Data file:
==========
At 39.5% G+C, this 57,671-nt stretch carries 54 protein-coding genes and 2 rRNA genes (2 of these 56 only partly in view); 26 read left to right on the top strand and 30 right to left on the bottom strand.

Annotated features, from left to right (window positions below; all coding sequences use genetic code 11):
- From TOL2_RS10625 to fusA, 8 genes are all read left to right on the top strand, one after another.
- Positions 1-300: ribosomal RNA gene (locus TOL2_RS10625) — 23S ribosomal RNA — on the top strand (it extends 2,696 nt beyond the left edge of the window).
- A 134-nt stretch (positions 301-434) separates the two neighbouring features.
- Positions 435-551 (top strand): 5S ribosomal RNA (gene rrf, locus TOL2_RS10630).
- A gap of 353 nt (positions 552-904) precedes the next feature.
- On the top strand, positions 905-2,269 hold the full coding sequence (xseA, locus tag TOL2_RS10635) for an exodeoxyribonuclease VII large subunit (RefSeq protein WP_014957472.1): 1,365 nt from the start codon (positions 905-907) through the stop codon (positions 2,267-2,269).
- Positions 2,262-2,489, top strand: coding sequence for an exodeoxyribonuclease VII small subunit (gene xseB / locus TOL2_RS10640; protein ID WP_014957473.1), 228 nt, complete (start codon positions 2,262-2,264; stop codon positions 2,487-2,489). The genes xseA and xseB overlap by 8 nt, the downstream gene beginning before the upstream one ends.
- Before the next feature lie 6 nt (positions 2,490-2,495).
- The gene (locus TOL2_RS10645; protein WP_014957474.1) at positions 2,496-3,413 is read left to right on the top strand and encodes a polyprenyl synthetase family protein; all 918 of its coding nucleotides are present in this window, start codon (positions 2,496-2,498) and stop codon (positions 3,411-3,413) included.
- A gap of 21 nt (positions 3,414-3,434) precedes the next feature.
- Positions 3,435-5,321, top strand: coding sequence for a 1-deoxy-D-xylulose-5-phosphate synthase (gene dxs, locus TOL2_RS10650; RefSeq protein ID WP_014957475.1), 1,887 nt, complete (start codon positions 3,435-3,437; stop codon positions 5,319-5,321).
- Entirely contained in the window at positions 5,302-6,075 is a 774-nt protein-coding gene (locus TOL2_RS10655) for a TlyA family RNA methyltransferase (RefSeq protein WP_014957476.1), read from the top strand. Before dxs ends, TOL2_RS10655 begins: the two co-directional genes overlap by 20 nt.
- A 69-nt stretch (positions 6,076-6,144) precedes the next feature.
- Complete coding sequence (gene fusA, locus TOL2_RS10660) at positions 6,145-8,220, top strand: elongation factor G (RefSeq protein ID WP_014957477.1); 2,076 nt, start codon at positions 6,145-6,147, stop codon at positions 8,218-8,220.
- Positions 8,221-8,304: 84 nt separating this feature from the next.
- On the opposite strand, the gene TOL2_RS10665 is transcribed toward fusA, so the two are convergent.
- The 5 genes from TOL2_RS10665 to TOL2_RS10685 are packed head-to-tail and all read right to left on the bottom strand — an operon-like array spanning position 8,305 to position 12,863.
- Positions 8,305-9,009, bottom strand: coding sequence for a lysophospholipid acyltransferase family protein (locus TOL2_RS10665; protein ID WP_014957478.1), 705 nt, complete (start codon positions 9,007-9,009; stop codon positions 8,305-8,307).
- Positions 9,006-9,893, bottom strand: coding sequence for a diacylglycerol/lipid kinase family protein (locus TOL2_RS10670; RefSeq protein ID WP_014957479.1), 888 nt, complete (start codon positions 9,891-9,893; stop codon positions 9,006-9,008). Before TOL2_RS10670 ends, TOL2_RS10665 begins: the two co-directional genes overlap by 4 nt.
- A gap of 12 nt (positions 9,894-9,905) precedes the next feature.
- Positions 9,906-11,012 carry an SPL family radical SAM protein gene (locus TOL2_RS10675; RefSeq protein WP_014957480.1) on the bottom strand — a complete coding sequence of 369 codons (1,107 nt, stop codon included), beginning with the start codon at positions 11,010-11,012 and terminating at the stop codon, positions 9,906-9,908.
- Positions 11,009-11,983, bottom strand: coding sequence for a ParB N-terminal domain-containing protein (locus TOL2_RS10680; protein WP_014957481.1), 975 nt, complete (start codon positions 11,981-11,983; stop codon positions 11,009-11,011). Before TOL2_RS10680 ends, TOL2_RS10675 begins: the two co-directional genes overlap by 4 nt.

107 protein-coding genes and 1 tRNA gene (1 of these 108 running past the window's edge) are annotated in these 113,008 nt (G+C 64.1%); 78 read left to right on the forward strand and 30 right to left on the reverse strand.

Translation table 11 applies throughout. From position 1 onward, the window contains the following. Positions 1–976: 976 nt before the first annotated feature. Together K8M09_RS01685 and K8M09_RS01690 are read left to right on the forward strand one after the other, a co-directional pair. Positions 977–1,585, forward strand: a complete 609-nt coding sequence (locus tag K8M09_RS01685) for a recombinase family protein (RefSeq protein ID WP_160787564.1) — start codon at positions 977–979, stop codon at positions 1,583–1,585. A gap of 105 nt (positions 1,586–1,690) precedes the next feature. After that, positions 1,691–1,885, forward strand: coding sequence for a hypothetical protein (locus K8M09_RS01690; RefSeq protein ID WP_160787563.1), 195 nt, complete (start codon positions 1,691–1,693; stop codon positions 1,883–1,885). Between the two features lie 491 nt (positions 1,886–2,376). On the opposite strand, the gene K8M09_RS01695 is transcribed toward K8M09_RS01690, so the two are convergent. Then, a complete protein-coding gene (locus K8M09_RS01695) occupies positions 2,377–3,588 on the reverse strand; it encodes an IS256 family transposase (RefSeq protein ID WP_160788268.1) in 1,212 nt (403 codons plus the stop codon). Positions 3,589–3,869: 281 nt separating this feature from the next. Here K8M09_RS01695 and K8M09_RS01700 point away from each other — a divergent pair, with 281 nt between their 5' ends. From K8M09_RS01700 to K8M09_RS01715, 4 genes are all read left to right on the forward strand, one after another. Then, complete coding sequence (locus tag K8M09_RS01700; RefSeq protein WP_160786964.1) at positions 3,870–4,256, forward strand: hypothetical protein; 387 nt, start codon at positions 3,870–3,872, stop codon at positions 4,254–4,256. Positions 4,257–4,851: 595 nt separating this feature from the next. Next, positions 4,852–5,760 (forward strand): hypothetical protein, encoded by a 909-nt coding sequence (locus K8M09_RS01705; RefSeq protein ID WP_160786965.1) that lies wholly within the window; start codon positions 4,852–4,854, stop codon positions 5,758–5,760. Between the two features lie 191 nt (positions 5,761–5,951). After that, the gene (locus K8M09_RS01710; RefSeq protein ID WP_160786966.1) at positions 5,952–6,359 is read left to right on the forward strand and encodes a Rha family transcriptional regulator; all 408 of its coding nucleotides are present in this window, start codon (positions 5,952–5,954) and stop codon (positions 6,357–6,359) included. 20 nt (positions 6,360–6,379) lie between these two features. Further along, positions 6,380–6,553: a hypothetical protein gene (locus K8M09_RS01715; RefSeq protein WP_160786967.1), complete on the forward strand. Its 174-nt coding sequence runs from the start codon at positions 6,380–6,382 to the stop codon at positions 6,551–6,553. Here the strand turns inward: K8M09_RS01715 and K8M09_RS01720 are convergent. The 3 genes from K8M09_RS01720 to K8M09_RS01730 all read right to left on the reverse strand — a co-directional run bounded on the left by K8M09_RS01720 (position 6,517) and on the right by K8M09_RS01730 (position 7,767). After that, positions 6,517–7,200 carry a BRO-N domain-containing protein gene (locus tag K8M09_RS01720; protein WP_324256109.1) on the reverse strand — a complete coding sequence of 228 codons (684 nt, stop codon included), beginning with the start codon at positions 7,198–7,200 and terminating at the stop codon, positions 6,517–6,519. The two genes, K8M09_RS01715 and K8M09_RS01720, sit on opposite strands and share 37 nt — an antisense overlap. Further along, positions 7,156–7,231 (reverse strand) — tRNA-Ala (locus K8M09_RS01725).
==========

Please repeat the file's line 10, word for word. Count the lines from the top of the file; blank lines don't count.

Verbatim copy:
- Before the next feature lie 6 nt (positions 2,490-2,495).